Robert Harper is an American personal trainer and author. He appears on the American television series The Biggest Loser. On September 8, 2015, Harper was announced as new host of The Biggest Loser, succeeding Alison Sweeney, he was an advisor on The New Celebrity Apprentice. Harper has worked as a personal trainer including Jennifer Jason Leigh. In 1999, he was cast as an extra in Melissa Etheridge's hit video for the song "Angels Would Fall" from her album Breakdown, he is featured as a trainer on the United States version of The Biggest Loser reality television series. He has been a trainer on the NBC show since 2004 and has appeared in several Biggest Loser DVD workouts. Harper is featured in the first three seasons of the Australian version of the show. In addition to his appearances, speaking dates, writing, Harper teaches regular classes in Los Angeles and works as a yoga instructor. In early 2010, Harper launched mytrainerbob.com, a website where subscribers can discuss weight loss and receive coaching.
The success of his site led to the release of his first workout DVD series in May, titled "Bob Harper: Inside Out Method." Harper has contributed workouts to the Shape magazine website. Harper was born August 1965 in Nashville, Tennessee, he attended Austin Peay State University in Clarksville, but did not graduate. After reading the book Skinny Bitch, Harper became a vegetarian. In 2010, he became a vegan; that same year, PETA voted. In 2013 Harper stopped following a vegan diet because "my body got to a point where I needed something more." He practices Transcendental Meditation. He is an avid CrossFit athlete. Harper has spoken out against puppy mills and has adopted a black and white dog from the Animal Advocates Alliance in Baldwin Park, California, he named the dog Karl, because of the dog's color. Harper is Farm Sanctuary's 2010 Walk for Farm Animals national spokesman. Harper publicly came out as gay in the seventh episode of the fifteenth season of The Biggest Loser, while talking to a contestant, having difficulty telling his parents about his sexuality.
Harper revealed he came out to his parents at 17, but that this was his first time addressing his sexuality publicly in his career. The episode aired on November 28, 2013. On February 12, 2017, Harper suffered a heart attack. Harper, Bob. Are You Ready!: Take Charge, Lose Weight, Get in Shape, Change. Harmony Books. ISBN 978-0-767-92872-4. Harper, Bob; the Skinny Rules: The Simple, Nonnegotiable Principles for Getting to Thin. Ballantine Books. ISBN 978-0-345-53312-8. Harper, Bob. Jumpstart to Skinny: The Simple 3-Week Plan for Supercharged Weight Loss. Ballantine Books. ISBN 978-0-345-54510-7. Harper, Bob. Skinny Meals: Everything You Need to Lose Weight-Fast!. Ballantine Books. ISBN 978-0-804-17889-1. Harper, Bob; the Super Carb Diet. St. Martin's Press. ISBN 978-1-250-14660-1. MyTrainerBob.com Bob Harper at NBC CrossFit athlete profile Bob Harper on IMDb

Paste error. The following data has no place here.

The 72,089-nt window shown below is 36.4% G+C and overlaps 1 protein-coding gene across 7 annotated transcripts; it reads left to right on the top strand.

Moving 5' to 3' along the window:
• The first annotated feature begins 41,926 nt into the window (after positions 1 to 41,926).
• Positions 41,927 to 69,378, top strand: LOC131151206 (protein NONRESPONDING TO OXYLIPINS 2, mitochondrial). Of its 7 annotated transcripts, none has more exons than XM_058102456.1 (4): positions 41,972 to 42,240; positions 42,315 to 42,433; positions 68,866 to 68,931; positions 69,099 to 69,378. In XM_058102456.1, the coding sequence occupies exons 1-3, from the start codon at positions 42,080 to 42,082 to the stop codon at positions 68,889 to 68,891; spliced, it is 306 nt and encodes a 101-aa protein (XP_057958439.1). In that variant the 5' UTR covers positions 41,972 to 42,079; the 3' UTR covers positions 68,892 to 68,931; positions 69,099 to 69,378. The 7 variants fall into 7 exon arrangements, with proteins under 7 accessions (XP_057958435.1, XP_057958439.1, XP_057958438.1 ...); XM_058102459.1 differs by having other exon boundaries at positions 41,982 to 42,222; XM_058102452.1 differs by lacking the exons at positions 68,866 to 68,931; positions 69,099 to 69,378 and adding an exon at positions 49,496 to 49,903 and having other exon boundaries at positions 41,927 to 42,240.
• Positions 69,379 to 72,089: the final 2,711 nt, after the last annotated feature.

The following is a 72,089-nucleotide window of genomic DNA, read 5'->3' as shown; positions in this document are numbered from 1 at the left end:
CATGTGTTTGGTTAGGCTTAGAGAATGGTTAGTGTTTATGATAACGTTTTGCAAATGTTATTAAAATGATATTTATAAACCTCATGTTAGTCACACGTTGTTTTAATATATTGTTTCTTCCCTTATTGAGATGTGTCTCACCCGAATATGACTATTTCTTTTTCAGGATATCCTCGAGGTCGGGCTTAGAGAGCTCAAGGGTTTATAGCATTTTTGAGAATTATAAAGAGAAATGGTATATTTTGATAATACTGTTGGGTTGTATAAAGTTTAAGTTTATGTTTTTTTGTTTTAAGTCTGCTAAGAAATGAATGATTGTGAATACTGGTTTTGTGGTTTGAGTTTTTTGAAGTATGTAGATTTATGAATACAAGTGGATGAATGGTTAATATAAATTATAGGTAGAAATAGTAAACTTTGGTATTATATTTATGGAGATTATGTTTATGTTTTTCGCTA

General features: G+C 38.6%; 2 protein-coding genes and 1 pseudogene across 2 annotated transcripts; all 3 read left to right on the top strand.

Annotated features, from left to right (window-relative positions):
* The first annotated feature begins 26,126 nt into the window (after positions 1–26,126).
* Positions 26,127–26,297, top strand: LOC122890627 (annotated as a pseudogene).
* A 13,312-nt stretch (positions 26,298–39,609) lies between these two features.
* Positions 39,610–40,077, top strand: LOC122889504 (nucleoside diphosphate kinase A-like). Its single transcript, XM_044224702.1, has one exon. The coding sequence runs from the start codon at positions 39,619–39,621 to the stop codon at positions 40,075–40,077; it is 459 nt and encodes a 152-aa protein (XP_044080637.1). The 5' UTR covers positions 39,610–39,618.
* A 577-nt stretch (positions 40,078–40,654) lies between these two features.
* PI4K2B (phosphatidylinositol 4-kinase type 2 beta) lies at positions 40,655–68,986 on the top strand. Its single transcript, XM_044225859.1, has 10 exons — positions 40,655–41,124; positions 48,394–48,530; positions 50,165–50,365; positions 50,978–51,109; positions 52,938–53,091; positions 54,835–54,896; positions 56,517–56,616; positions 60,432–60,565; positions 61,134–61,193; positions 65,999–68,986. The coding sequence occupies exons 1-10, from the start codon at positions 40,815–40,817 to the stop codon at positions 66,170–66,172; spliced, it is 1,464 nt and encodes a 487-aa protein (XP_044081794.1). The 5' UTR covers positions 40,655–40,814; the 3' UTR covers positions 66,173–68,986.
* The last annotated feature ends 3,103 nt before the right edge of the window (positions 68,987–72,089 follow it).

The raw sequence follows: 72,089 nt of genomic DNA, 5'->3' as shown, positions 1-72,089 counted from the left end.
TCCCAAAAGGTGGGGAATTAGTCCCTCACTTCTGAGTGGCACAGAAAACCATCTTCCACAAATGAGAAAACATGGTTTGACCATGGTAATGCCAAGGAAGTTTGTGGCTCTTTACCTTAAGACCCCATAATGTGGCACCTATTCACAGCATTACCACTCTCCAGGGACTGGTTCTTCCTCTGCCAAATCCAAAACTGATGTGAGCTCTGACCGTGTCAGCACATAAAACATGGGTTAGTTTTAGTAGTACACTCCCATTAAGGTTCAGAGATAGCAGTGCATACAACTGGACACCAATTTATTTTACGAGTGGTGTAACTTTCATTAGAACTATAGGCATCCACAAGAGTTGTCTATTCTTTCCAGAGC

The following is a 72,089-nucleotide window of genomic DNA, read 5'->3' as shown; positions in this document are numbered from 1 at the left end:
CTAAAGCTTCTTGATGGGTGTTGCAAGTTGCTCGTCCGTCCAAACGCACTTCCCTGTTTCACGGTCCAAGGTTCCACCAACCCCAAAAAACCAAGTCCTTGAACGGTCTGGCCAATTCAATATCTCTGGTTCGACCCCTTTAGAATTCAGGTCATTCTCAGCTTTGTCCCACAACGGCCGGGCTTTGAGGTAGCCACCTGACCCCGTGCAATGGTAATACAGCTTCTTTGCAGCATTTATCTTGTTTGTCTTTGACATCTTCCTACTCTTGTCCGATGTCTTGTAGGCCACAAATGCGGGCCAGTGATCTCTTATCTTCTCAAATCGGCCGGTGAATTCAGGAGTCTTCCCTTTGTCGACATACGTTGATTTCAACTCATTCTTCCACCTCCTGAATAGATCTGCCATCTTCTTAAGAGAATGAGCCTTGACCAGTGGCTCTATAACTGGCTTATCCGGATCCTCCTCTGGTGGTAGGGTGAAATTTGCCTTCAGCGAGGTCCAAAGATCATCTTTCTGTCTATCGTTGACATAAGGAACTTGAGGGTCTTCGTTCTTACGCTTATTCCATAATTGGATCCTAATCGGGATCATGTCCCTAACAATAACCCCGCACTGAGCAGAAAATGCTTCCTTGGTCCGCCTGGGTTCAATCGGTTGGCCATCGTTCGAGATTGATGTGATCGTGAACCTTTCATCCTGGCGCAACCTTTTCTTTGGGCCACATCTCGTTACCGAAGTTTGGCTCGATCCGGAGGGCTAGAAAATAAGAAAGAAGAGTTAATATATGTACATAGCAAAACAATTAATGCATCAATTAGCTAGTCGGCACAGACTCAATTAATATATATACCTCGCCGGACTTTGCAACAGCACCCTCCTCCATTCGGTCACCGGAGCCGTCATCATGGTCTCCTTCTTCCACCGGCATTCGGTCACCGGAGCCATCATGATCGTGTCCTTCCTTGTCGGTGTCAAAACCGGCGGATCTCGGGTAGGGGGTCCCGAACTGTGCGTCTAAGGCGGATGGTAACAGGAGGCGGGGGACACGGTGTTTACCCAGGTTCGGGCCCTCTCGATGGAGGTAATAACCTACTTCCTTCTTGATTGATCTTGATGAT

The United States of America known as the United States or America, is a country composed of 50 states, a federal district, five major self-governing territories, various possessions. At 3.8 million square miles, the United States is the world's third or fourth largest country by total area and is smaller than the entire continent of Europe's 3.9 million square miles. With a population of over 327 million people, the U. S. is the third most populous country. The capital is Washington, D. C. and the largest city by population is New York City. Forty-eight states and the capital's federal district are contiguous in North America between Canada and Mexico; the State of Alaska is in the northwest corner of North America, bordered by Canada to the east and across the Bering Strait from Russia to the west. The State of Hawaii is an archipelago in the mid-Pacific Ocean; the U. S. territories are scattered about the Pacific Ocean and the Caribbean Sea, stretching across nine official time zones. The diverse geography and wildlife of the United States make it one of the world's 17 megadiverse countries.
Paleo-Indians migrated from Siberia to the North American mainland at least 12,000 years ago. European colonization began in the 16th century; the United States emerged from the thirteen British colonies established along the East Coast. Numerous disputes between Great Britain and the colonies following the French and Indian War led to the American Revolution, which began in 1775, the subsequent Declaration of Independence in 1776; the war ended in 1783 with the United States becoming the first country to gain independence from a European power. The current constitution was adopted in 1788, with the first ten amendments, collectively named the Bill of Rights, being ratified in 1791 to guarantee many fundamental civil liberties; the United States embarked on a vigorous expansion across North America throughout the 19th century, acquiring new territories, displacing Native American tribes, admitting new states until it spanned the continent by 1848. During the second half of the 19th century, the Civil War led to the abolition of slavery.